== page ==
Forum for Science, Industry and Business

Sponsored by:     3M 
Search our Site:


When Repair Services Fail

Cells are generally able to repair damage to the genome by themselves. However, a defect in the genes controlling such repair mechanisms usually leads to severe diseases. University of Würzburg scientists have now discovered mutations of an unexpected gene in the case of Fanconi anemia.
They are rare, but have very serious consequences for the people concerned: Diseases that are associated with defects in DNA repair. Depending on which repair process is impaired, they lead to a great variety of disorders.

Rare, but dangerous: Xeroderma pigmentosum

In the case of the skin disease Xeroderma pigmentosum, for instance, certain proteins, called XP proteins, are pathologically altered or even missing in the first place. The patients are oversensitive to sunlight, especially to its UV component. Their skin reddens considerably after minimum exposure to sunlight; inflammations, ulcers and scars develop at a later stage. Other possible symptoms include benign or malignant skin tumors.

"If the disease occurs early in life, it typically involves a mutation in one of the so-called XP genes," explains Detlev Schindler, Professor at the Institute of Human Genetics of the University of Würzburg. The mutation leads to a defect in the encoded protein so that the cell is no longer able to remedy certain cases of DNA damage.

"In this case, the process affected is called nucleotide excision repair," says Schindler. This multistage excision and repair process usually enables the cells to remove UV-light-induced changes in the chemical structure of neighboring nucleobases – the so-called pyrimidine dimers. These would otherwise cause distortions in the helix structure of the DNA strand, compromising transcription and replication processes.
If a certain XP gene is mutated – scientists classify such cases as "Type F defects" – patients suffering from Xeroderma pigmentosum may also show untypical symptoms, ranging from kidney malformations to bone marrow failure to premature aging, scientifically known as progeria.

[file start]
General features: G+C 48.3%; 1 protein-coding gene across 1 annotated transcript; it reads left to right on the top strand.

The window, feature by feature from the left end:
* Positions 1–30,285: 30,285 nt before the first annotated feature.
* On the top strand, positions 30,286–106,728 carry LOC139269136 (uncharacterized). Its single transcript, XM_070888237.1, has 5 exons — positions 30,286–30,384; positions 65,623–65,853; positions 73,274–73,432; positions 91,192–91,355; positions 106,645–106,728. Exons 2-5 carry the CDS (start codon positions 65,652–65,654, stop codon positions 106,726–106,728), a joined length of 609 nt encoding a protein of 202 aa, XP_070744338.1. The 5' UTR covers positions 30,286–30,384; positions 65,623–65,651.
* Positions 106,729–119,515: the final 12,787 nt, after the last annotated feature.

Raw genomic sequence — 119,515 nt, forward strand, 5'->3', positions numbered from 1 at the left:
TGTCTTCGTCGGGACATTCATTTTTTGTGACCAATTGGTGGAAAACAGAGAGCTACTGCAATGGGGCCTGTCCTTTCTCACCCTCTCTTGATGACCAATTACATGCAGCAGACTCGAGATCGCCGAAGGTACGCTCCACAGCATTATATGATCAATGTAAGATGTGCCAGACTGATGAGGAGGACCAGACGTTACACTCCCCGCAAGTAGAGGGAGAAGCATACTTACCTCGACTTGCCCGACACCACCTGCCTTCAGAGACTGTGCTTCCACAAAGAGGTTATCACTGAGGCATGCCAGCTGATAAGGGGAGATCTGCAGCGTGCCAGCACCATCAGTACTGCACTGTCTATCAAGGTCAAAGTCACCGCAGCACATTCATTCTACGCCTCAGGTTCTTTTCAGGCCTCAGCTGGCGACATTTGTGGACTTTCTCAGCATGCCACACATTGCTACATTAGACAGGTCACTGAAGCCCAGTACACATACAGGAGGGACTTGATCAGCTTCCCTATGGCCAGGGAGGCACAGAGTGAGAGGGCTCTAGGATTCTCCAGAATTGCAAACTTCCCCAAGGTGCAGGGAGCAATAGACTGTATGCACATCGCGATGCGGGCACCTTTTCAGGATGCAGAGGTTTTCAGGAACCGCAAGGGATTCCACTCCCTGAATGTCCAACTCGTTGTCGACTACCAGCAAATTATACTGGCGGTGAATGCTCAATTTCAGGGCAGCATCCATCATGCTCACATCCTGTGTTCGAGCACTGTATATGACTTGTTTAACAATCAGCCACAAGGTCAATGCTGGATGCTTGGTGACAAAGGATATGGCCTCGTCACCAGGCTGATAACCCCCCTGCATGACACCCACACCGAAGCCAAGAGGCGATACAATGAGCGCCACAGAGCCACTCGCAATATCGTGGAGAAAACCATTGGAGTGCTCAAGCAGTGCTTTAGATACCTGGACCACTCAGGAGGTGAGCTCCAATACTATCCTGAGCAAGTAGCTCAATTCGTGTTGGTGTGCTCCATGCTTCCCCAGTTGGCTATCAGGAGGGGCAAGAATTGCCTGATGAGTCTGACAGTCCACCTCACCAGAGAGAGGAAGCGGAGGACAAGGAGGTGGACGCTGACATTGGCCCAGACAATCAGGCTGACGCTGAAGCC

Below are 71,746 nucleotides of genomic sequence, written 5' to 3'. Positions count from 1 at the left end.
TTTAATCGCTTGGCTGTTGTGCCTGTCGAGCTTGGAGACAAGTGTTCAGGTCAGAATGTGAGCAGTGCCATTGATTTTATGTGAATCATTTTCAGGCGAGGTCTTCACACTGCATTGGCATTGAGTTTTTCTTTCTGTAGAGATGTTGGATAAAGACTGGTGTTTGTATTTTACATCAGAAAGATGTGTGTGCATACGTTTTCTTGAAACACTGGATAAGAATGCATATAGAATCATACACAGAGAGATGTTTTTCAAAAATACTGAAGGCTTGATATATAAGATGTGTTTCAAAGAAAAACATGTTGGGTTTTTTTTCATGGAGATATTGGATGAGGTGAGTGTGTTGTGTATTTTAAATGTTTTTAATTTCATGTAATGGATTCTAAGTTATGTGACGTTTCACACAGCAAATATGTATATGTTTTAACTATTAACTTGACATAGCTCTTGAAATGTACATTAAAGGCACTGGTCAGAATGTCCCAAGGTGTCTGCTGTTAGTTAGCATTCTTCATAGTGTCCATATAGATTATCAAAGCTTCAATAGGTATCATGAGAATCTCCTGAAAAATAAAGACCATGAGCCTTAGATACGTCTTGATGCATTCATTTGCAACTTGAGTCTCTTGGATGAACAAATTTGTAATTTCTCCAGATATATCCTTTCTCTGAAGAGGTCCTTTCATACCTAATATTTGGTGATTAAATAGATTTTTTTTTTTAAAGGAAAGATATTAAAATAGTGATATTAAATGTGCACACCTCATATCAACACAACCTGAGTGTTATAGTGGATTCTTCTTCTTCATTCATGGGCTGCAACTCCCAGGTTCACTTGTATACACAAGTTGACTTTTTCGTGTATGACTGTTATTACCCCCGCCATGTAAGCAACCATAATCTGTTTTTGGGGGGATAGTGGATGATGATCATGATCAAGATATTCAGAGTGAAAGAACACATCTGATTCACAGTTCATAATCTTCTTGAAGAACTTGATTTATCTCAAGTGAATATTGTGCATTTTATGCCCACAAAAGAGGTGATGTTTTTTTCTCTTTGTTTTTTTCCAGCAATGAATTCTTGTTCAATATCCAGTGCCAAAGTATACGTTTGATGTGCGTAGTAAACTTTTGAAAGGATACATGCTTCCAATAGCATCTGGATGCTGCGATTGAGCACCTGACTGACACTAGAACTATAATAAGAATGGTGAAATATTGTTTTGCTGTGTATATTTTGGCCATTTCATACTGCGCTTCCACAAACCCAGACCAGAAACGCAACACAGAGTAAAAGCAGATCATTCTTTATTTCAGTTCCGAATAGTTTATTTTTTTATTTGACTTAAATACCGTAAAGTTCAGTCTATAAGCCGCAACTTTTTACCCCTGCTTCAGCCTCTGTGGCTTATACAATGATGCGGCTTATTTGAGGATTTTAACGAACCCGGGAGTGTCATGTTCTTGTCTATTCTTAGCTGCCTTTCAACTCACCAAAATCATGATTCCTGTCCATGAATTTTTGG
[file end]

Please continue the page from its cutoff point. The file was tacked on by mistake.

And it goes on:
Publication in the American Journal of Human Genetics

Schindler and his colleagues at the Institute of Human Genetics were significantly involved in a study, published in the current issue of American Journal of Human Genetics, which reports on two patients suffering from Fanconi anemia caused by mutations of the XPF gene. "We were able to show that this type of the disease involves the nonfunctional repair of a different kind of DNA lesions, namely undesired crosslinks in the DNA double-strand," explains Schindler.

In the study, the researchers show that the XPF factor is a central element in the DNA repair network with a lot of functions. Various repair mechanisms might be impaired, depending on the specific location of the defects. "The repair of DNA single or double-strand lesions, of pyrimidine dimers or covalent interstrand crosslinks or all of the above might be compromised," explains Schindler.

This means that mutations in one single gene can cause three different genetic disorders: Xeroderma pigmentosum, Fanconi anemia or XFE progeroid syndrome. The scientists classify the untypical Xeroderma pigmentosum symptoms as transitional towards Fanconi anemia.

Fanconi anemia

Fanconi anemia is an inherited early-onset form of bone marrow failure, which is associated with a significantly increased risk of cancer even in young adulthood. In a joint project with study groups from Spain, the Netherlands, England and the USA, the study group of Detlev Schindler contributed to the clarification of the genetic causes of this disease. In recent years, the Würzburg study group participated in the identification of several new Fanconi anemia genes, briefly referred to as FANC genes.
Thus, scientists have already identified 16 FANC genes, which trigger this severe disease when they are defective. "If they themselves are subject to mutation as in the case of Fanconi anemia, the FANC genes cannot perform their function as 'caretaker genes', namely to recognize and remedy irregularities in the DNA double-helix, which is so essential for the vitality of our body cells," says Schindler.

Even if only a single one of the FANC genes is nonfunctional or dysfunctional, some damage to the genome will accumulate with the resulting adverse effect on health. "In order to grow old in good health as far as possible and to avoid cancer and anemia for as long as possible, we need intact FANC genes," the human geneticist explains.

Research on rare diseases

Why is it that researchers invest so much effort in studying such rare genetic diseases? "If these occur early in life, they are usually due to mutations of individual genes," says Schindler. In many cases, the respective genes are also involved in the causation of more common diseases that develop in older age. In the case of Alzheimer's disease, for instance, it has been shown that the rare early-onset forms of the disease occurring before the age of 50 are triggered by defects in individual genes. By studying the normal function of these "Alzheimer genes", researchers were able to identify the molecular mechanisms, which also underlie the much more common late-onset forms of Alzheimer's disease.